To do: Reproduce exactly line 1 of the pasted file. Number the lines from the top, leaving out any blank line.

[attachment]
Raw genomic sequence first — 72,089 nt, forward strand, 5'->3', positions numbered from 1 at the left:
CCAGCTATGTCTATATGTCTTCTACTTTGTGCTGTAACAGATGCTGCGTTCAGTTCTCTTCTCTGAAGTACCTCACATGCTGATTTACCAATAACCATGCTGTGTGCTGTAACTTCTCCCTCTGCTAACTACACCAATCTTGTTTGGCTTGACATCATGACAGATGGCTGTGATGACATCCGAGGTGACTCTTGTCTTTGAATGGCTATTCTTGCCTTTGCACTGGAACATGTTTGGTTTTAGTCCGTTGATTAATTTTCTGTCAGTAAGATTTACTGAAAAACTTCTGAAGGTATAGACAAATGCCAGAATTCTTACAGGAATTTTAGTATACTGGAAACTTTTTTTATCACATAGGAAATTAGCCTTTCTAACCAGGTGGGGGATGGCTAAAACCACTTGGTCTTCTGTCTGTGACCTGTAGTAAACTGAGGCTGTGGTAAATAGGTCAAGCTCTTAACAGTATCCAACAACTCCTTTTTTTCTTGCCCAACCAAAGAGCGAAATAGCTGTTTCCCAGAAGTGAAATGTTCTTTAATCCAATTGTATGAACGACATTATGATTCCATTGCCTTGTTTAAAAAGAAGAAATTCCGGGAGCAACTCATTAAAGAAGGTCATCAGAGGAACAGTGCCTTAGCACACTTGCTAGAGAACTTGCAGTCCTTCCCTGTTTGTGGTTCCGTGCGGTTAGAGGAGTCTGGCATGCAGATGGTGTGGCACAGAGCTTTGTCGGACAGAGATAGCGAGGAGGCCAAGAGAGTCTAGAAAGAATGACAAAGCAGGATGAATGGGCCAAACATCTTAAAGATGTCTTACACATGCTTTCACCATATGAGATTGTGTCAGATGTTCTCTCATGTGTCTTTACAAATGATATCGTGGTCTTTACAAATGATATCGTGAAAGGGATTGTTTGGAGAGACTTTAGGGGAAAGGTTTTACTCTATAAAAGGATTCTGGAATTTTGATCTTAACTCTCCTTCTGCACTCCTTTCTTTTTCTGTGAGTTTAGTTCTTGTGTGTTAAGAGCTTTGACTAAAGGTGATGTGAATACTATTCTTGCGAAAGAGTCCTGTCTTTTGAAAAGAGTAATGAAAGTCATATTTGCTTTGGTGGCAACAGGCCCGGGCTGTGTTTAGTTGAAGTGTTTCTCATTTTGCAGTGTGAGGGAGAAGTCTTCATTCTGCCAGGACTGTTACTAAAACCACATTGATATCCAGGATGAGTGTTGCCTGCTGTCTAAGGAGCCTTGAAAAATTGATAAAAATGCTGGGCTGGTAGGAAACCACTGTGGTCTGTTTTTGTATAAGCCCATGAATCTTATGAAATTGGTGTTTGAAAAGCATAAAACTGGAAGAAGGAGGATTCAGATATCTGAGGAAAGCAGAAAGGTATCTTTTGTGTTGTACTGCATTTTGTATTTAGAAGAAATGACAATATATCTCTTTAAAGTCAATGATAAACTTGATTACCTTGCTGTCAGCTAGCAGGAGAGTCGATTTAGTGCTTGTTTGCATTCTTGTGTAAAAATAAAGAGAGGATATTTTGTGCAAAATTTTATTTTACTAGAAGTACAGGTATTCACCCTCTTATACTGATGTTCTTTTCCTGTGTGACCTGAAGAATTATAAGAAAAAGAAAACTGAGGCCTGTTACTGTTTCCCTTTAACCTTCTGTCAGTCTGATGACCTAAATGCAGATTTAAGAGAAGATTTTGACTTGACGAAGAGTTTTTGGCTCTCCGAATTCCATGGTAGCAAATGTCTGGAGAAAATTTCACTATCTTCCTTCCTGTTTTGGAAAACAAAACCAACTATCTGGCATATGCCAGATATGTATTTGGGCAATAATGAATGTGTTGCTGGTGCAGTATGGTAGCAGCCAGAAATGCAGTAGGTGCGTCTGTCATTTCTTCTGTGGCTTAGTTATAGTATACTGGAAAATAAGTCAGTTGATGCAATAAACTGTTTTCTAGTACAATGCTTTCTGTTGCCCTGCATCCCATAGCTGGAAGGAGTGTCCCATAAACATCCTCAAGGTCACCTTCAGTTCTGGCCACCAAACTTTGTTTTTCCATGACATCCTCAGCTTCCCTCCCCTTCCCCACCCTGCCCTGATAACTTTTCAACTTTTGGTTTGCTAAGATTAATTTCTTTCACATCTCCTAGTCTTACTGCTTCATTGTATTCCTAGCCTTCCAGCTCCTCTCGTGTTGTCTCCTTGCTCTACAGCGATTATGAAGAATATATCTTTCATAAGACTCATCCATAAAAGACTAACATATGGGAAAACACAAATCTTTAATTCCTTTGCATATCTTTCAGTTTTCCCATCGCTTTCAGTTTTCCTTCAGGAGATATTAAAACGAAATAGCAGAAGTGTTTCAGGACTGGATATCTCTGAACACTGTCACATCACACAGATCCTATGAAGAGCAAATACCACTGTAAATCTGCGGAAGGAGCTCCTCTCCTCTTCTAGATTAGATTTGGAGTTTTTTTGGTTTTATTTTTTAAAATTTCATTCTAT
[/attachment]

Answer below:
Raw genomic sequence first — 72,089 nt, forward strand, 5'->3', positions numbered from 1 at the left: